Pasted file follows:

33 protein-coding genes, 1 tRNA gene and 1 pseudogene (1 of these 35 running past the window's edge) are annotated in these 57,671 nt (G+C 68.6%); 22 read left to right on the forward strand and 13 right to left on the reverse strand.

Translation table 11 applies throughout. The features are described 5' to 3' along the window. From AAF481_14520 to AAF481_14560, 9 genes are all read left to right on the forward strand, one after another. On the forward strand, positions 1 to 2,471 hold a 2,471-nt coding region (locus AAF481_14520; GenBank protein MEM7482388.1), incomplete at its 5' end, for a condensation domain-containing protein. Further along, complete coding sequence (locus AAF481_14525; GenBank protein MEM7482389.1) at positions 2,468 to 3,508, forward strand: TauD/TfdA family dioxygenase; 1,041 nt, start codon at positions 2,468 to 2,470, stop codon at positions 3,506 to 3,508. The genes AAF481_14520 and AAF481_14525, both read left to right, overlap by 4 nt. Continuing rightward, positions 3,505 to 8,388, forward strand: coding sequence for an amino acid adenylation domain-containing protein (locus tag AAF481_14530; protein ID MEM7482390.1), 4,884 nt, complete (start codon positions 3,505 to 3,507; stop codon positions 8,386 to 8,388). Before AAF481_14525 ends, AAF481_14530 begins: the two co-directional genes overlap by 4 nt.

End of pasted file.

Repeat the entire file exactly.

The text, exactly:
33 protein-coding genes, 1 tRNA gene and 1 pseudogene (1 of these 35 running past the window's edge) are annotated in these 57,671 nt (G+C 68.6%); 22 read left to right on the forward strand and 13 right to left on the reverse strand.

Translation table 11 applies throughout. The features are described 5' to 3' along the window. From AAF481_14520 to AAF481_14560, 9 genes are all read left to right on the forward strand, one after another. On the forward strand, positions 1 to 2,471 hold a 2,471-nt coding region (locus AAF481_14520; GenBank protein MEM7482388.1), incomplete at its 5' end, for a condensation domain-containing protein. Further along, complete coding sequence (locus AAF481_14525; GenBank protein MEM7482389.1) at positions 2,468 to 3,508, forward strand: TauD/TfdA family dioxygenase; 1,041 nt, start codon at positions 2,468 to 2,470, stop codon at positions 3,506 to 3,508. The genes AAF481_14520 and AAF481_14525, both read left to right, overlap by 4 nt. Continuing rightward, positions 3,505 to 8,388, forward strand: coding sequence for an amino acid adenylation domain-containing protein (locus tag AAF481_14530; protein ID MEM7482390.1), 4,884 nt, complete (start codon positions 3,505 to 3,507; stop codon positions 8,386 to 8,388). Before AAF481_14525 ends, AAF481_14530 begins: the two co-directional genes overlap by 4 nt.